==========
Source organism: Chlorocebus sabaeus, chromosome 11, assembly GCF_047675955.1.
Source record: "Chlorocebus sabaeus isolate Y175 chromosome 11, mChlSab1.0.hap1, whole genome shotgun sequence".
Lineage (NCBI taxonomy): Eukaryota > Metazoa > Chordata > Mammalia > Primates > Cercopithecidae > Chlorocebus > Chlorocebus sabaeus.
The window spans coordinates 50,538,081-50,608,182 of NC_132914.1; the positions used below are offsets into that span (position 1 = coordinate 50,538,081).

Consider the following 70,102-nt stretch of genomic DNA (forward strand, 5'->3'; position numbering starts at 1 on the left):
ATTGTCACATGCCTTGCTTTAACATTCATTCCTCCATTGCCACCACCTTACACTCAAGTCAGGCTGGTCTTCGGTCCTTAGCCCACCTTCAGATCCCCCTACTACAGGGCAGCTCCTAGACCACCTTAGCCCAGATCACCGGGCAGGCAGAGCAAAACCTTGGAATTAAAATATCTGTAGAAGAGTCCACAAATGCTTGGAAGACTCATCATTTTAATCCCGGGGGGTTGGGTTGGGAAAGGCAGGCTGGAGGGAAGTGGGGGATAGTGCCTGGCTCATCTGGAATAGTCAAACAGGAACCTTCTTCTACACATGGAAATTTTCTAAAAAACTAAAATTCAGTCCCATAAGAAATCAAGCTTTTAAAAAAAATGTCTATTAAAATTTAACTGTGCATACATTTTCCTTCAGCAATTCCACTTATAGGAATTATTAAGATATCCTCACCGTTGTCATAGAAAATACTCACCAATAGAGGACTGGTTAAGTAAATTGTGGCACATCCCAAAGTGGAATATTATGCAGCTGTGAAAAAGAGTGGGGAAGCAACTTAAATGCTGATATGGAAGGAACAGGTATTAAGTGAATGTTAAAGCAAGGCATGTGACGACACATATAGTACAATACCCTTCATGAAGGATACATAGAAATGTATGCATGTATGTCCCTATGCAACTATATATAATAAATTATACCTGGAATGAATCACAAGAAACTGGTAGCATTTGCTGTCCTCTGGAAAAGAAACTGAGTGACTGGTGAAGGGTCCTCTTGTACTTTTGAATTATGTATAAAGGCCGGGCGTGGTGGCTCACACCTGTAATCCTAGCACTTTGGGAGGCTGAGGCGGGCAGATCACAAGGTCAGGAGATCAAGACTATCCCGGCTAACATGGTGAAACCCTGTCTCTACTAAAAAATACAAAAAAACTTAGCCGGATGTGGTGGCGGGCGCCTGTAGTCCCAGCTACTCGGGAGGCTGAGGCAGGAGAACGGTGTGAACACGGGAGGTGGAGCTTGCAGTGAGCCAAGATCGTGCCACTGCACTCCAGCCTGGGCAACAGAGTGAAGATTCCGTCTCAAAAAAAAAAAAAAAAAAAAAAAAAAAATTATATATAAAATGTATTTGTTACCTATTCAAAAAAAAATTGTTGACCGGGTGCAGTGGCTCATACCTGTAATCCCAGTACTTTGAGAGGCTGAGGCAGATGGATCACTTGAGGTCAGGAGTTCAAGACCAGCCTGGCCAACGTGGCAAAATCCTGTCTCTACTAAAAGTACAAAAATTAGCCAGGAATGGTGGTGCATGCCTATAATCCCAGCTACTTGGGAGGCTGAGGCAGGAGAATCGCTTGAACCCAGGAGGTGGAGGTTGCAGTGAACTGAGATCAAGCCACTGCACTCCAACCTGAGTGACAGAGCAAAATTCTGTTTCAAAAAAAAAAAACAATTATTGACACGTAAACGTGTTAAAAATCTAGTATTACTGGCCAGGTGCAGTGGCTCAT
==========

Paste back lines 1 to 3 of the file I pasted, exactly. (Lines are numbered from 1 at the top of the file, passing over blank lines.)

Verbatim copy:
Source organism: Chlorocebus sabaeus, chromosome 11, assembly GCF_047675955.1.
Source record: "Chlorocebus sabaeus isolate Y175 chromosome 11, mChlSab1.0.hap1, whole genome shotgun sequence".
Lineage (NCBI taxonomy): Eukaryota > Metazoa > Chordata > Mammalia > Primates > Cercopithecidae > Chlorocebus > Chlorocebus sabaeus.